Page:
Jun 30 2021 02:56 AM
Jun 30 2021 02:56 AM
however when I saw it in excel cell it gave me this result:
As you can see some '@' were inserted.
Then when I click enter on the formula, a pop-up ask me if I want to use this variation instead:
In conditional formatting rule, this modification seems implicit.
That means when I go to my rule, look at it and click 'ok'. Excel fix the formula somehow.
It doesn't show any additional '@' either:
I really can't ask all my stakeholder to fix it manually.
Thank for your knowledge,
Jul 03 2021 11:52 PM - edited Jul 03 2021 11:55 PMSolution
Excel has two calculation methods, implicit intersection and dynamic array. Historically, excel used implicit intersection by default for worksheet formulas, but dynamic array by default for other things like conditional formatting and names.
With Office 365, MS changed the worksheet formula default calculation method to dynamic array. The implicit intersection operator "@" can be used to force excel to use implicit intersection (more commonly, you probably see it used more in structured table references).
With your formula, for example, the part where you are concatenating rows 1:1&2:2, this is what implicit intersection returns (screenshot) - it will only return the result corresponding to the same column as the formula (since I entered the formula in column B, it concatentates B1&B2). If I want Excel to return all of the results in versions prior to office 365, I need to force dynamic array by hitting Ctrl+Shift+Enter after keying the formula.
I think you probably want the formula calculated as an array in 365 and prior versions. If you are setting the formula via code, then you may want to further research the Formula, Formula2, and FormulaArray properties of the range object to confirm which one you want (I believe with office 365, you want Formula2 for dynamic array, Formula is implicit intersection - this may be why it's showing up in your worksheet with the "@" symbol). I'm not sure if you would want formula2 or formulaarray for backwards compatibility (if that's an issue, have to research or test it further).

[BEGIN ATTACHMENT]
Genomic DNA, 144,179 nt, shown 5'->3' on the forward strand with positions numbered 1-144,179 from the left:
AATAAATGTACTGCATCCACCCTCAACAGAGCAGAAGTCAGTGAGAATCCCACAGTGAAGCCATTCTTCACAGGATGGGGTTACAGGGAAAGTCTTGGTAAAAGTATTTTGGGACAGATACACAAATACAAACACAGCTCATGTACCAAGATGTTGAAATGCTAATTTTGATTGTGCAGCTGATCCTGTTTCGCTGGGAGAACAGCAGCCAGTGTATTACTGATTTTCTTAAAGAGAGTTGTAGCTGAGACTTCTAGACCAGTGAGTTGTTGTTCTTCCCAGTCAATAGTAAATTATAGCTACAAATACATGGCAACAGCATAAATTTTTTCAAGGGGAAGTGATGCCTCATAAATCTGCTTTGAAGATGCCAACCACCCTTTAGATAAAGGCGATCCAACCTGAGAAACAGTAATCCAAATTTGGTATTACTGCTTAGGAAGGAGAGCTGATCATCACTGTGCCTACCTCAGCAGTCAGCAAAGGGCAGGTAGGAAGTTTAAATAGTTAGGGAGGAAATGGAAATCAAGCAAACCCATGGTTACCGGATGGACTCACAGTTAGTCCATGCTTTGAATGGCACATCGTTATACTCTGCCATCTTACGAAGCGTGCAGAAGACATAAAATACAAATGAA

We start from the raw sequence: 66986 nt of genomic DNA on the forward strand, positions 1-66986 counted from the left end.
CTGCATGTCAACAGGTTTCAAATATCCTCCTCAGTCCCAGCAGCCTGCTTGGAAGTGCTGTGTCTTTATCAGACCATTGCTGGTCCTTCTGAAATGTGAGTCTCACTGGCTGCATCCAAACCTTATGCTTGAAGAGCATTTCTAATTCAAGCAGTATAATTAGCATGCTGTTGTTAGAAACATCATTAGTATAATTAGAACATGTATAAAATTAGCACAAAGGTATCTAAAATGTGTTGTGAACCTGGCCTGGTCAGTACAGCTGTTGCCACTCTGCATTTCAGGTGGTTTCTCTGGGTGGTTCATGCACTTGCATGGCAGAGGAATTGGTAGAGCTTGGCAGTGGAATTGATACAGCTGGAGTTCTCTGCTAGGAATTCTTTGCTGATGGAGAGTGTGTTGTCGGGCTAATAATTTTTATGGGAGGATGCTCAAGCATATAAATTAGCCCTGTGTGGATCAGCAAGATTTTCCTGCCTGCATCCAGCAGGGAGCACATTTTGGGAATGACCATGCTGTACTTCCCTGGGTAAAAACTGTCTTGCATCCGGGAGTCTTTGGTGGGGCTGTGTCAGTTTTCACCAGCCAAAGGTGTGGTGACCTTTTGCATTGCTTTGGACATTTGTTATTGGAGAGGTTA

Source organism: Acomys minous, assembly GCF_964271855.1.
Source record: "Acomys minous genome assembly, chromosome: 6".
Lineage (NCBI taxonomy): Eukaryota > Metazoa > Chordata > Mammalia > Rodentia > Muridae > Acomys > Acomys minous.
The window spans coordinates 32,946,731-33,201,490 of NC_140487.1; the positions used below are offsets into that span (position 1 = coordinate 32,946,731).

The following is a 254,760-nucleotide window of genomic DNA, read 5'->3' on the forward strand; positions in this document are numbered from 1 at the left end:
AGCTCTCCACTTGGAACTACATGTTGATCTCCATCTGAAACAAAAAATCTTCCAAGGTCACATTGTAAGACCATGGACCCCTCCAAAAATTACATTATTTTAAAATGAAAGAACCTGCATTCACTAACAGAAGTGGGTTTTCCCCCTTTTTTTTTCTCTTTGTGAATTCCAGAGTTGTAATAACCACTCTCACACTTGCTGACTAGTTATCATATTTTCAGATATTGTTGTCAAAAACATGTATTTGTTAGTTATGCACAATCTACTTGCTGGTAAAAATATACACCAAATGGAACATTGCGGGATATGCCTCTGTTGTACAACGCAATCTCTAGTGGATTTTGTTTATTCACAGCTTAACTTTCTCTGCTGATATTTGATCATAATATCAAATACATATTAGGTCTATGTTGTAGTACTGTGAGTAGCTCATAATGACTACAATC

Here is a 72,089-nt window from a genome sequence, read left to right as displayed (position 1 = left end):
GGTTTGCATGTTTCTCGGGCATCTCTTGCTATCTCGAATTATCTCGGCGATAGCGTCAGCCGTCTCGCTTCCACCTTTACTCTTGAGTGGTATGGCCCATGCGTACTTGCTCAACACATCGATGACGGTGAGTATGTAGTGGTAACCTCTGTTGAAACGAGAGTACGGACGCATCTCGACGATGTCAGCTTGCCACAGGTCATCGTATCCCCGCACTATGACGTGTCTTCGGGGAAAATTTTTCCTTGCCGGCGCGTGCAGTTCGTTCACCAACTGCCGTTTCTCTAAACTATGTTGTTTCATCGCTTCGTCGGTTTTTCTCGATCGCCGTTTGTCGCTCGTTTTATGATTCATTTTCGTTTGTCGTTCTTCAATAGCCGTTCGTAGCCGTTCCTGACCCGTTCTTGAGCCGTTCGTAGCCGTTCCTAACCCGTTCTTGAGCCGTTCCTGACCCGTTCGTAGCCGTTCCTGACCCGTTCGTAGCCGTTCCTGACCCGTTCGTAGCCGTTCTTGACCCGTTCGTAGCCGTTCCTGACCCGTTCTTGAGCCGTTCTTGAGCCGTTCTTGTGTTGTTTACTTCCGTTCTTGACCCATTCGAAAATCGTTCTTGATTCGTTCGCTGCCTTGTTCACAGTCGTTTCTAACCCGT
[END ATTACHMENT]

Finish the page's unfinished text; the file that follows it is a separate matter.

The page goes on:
But, if backwards compatibility is an issue, you can't use xlookup. So, you'll probably need to use Iferror(Index(Match())) (which appears to work okay on my machine):
B3=ISNUMBER(FIND("|#|"&IFERROR(INDEX(Sheet1!3:3,MATCH(INDIRECT("'Sheet2'!"&ADDRESS(1,COLUMN()))&INDIRECT("'Sheet2'!"&ADDRESS(2,COLUMN())),Sheet1!1:1&Sheet1!2:2,0)),"Not Found")&"|#|", "|#|a|#|b|#|c|#|d|#|"))
Jul 05 2021 11:31 PM
Jul 06 2021 06:09 AM
UDFs or built in functions like INDIRECT tend to cause Excel problems when compatibility with legacy spreadsheet paradigm is required because it can't tell whether such functions will return an array or a scalar value. Excel tends to sprinkle '@'s like confetti, just to make sure. Personally, I would prefer to move away from constructs like ADDRESS and INDIRECT and use defined names to identify data, e.g.
= ISNUMBER(FIND("\"&XLOOKUP(fName&lName, firstname&lastname, type)&"\", "\a\b\c\d\"))
as an array formula or define 'CFormat?' to generate the single cell relative references that are required to make the antiquated conditional formatting work correctly
= ISNUMBER(FIND("\"&XLOOKUP(@fName&@lName, firstname&lastname, type)&"\", "\a\b\c\d\"))